“Try the roots.”
Dee tried lower, very close to Michael’s skin. Michael flinched away from the heat, but Audrey held him steady.
The plant started to shrivel.
“Can you stand it?” Dee asked.
“I can stand anything to get these off. With the right kind of incentive, of course.” He looked hopefully at Audrey, who was still holding him and murmuring encouragement.
Jenny smiled to herself. To be inane and lecherous when you’re scared to death required a special kind of bravery.
Dee burned more roots. The plants began to drop off more and more quickly, shriveling at the first touch of the flame.
Michael was almost sobbing in relief. His arms and torso were clear.
“Anything-ah, lower?” Dee gestured with the candle at Michael’s sweatpants.
“No! And watch where you’re waving that thing. I plan to be a family man.”
“Look,” Jenny said softly.
The patch of moss on her skin was getting smaller and smaller. In a moment it had faded altogether. The same was happening to Dee and Audrey. Michael’s feet came free of the floor.
And then they were all laughing, admiring their clear, perfect skin, touching it, holding it up to the others. Just exactly like the scene at the end of Ben Hur, Jenny thought, where the two women are miraculously cured of leprosy. Michael put his sweatshirt back on and kissed Audrey once more.
“You had some mold on your lips before,” he said. “I didn’t like to mention it.”
“No, you didn’t, Aud,” Dee muttered in Audrey’s ear. Audrey looked helplessly at Mike, but with some indulgence.
“So this was your nightmare, and we got through it,” Jenny said. “This hallway is your nightmare room. Which means that if we go back through that door…”
The door opened under Dee’s hand. They walked through into the hallway, apparently the same hallway they had just left. But with two differences, Jenny noticed. In this hallway there was no candle missing from the bracket. And there was a scrap of white paper on the floor.
A picture of a huge green plant, something on the order of a rubber plant, with arms and legs sticking out. No head.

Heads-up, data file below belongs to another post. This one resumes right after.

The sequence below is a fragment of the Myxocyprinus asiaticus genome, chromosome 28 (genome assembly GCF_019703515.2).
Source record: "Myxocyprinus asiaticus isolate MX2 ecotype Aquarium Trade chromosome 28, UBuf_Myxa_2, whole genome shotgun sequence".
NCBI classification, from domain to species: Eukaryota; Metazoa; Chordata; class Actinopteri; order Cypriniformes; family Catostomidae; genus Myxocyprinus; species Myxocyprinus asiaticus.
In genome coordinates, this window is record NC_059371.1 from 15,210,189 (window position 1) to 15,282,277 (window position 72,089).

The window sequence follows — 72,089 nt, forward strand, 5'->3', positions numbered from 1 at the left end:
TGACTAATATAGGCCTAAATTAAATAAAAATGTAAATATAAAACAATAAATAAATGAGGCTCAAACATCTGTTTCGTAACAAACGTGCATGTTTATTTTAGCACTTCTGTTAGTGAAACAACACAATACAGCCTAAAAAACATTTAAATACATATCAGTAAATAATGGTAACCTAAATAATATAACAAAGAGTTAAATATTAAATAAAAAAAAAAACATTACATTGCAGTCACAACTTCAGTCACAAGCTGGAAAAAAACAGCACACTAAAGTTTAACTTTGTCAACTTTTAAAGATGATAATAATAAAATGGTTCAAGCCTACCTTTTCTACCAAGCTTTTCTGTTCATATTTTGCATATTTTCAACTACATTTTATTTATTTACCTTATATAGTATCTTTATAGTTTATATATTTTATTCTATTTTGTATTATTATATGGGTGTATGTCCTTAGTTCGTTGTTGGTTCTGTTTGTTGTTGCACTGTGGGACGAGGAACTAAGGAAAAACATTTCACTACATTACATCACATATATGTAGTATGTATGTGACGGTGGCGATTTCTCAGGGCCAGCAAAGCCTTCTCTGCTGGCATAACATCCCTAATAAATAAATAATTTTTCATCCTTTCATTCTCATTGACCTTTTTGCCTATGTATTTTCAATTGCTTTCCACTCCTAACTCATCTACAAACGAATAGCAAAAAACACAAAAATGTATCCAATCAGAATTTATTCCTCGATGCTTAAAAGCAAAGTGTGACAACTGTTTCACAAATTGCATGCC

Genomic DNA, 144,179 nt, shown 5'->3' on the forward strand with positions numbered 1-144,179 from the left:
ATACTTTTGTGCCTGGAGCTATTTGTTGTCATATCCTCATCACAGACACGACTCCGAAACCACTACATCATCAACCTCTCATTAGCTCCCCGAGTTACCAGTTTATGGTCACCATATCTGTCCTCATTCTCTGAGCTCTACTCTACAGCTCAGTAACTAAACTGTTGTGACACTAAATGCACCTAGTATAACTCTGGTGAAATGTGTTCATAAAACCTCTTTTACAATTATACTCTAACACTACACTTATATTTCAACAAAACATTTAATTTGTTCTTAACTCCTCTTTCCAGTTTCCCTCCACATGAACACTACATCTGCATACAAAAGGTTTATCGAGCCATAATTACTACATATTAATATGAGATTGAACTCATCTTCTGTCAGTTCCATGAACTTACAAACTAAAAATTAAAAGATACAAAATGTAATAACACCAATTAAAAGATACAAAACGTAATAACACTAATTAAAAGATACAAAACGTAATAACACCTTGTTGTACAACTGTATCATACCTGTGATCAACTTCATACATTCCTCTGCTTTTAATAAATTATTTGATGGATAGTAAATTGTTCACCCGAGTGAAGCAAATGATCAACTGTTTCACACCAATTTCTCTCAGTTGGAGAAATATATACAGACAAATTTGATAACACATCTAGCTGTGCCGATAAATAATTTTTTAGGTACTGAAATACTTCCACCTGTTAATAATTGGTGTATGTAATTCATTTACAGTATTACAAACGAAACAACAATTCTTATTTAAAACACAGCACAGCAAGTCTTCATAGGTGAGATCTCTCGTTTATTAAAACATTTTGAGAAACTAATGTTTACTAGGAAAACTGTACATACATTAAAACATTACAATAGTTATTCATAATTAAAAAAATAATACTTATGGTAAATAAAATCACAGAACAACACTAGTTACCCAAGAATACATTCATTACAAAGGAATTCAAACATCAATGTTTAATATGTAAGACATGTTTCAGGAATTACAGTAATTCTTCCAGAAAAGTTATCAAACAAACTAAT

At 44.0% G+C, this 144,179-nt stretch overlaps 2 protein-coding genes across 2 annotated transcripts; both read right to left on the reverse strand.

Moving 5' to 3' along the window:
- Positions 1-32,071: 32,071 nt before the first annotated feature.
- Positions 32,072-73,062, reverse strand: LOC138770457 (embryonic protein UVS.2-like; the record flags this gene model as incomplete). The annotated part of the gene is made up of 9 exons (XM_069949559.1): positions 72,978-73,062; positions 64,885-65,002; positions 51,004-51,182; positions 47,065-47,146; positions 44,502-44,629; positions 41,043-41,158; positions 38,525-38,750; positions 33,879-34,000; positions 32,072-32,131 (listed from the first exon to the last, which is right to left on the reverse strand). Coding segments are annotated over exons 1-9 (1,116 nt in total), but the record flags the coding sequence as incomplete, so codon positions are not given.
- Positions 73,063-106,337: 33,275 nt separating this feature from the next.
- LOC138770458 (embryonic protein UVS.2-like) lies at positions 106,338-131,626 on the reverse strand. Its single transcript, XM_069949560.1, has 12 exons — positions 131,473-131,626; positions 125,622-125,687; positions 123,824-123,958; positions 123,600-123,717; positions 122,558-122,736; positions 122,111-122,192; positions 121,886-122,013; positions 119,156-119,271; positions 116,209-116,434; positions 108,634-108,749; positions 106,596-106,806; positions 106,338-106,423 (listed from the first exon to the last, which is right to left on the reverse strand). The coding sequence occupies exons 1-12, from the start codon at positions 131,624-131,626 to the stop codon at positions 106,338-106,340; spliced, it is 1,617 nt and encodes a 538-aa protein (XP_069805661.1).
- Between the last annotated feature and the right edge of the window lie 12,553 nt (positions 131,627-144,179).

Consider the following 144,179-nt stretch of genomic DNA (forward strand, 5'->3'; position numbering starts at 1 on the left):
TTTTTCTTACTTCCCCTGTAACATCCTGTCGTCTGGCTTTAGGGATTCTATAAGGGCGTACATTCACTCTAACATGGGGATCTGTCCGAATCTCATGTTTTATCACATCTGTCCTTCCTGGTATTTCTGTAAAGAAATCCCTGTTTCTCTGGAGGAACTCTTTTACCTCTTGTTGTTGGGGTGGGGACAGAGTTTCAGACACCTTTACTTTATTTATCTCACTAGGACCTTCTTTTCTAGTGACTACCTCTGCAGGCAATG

“Ugh,” Jenny said.
“My nightmare,” Michael said, still looking embarrassed. “Turning into a plant. It’s so stupid-I think it came from this book I read when I was in third grade. It had a story about a kid who was so dirty that things started to grow on her-little radishes and veggies. And it just freaked me out. i mean, it was this harmless story, but for some reason I just flipped. I kept thinking about that kid, all crusted with dirt, with green stuff sprouting from her-it made me sick.”
“You’re making me sick,” Audrey said.
“And then the parents pulled them-the veggies -they pulled them off her-“
“Stop it,” Dee commanded.
“Like I said, it was stupid, a kid’s thing.”
“I don’t think it was stupid, I think it was horrible. And I think you were smart and brave, the way you dealt with it,” Jenny said. Michael’s soulful eyes widened at the unprecedented compliments, and he gave her a rumpled grin.
The unseen clock struck one. There was something
eerie about the way it echoed. Morning is coming, Jenny thought.
“We’d better get moving,” Dee said, just as Michael made a stifled sound.
“What’s wrong-” Audrey began, but then she saw it, too, in the darkness of the hall where nothing had been before.